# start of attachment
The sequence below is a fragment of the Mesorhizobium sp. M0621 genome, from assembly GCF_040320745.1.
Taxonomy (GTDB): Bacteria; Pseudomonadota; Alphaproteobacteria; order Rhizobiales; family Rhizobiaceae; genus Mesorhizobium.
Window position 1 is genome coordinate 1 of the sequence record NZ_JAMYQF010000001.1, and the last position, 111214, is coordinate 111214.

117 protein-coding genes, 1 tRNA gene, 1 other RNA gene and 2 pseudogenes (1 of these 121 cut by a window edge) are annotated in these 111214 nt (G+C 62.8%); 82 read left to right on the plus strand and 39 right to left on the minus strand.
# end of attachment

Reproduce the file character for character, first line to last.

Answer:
The sequence below is a fragment of the Mesorhizobium sp. M0621 genome, from assembly GCF_040320745.1.
Taxonomy (GTDB): Bacteria; Pseudomonadota; Alphaproteobacteria; order Rhizobiales; family Rhizobiaceae; genus Mesorhizobium.
Window position 1 is genome coordinate 1 of the sequence record NZ_JAMYQF010000001.1, and the last position, 111214, is coordinate 111214.

117 protein-coding genes, 1 tRNA gene, 1 other RNA gene and 2 pseudogenes (1 of these 121 cut by a window edge) are annotated in these 111214 nt (G+C 62.8%); 82 read left to right on the plus strand and 39 right to left on the minus strand.